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B.2. iSCSI Disks During Start Up

Events related to iSCSI might occur at a number of points while the system is starting:
  1. The init script in the initrd will log into iSCSI targets used for /, if any. This is done using the iscsistart utility, without requiring iscsid to run.


    If the root file system is on an iSCSI disk connected using IPv6, ensure that the installed system is using the correct ip= boot option, for example ip=eth0:auto6. If this option is not set, the installed system can spend up to 20 minutes at boot time attempting to establish a connection, before eventually succeeding. Using the correct ip= option eliminates this delay.
  2. When the root file system has been mounted and the various service init scripts are running, the iscsi init script will get called. This script then starts the iscsid daemon if any iSCSI targets are used for /, or if any targets in the iSCSI database are marked to be logged into automatically.
  3. After the classic network service script has been run, the iscsi init script will run. If the network is accessible, this will log into any targets in the iSCSI database that are marked to be logged into automatically. If the network is not accessible, this script will exit quietly.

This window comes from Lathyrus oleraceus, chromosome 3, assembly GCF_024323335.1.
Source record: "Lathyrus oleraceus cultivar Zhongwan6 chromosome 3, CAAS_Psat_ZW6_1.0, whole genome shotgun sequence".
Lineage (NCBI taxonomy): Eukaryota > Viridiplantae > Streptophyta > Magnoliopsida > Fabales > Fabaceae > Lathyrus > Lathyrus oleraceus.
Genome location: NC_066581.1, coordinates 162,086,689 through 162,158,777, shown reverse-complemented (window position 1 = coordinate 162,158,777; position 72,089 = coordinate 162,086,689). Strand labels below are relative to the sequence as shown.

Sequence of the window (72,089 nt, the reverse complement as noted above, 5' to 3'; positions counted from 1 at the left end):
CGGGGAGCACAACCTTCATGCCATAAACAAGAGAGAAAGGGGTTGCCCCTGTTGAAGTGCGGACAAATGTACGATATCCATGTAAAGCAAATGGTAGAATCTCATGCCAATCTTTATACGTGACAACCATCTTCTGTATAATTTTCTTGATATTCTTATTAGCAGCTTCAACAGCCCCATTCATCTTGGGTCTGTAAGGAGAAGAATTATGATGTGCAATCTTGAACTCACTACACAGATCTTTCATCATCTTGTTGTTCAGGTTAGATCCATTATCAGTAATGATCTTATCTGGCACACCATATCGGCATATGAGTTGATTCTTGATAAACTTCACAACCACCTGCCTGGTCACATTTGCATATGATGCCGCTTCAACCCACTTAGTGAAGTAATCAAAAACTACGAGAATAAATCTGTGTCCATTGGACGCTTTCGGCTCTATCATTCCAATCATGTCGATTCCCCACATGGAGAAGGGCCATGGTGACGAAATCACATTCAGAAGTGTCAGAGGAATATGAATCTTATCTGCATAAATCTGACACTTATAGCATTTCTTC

4. When using NetworkManager to access the network, instead of the classic network service script, NetworkManager will call the iscsi init script. Also see the /etc/NetworkManager/dispatcher.d/04-iscsi file for further reference.


    Because NetworkManager is installed in the /usr directory, you cannot use it to configure network access if /usr is on network-attached storage such as an iSCSI target.
If iscsid is not needed as the system starts, it will not start automatically. If you start iscsiadm, iscsiadm will start iscsid in turn.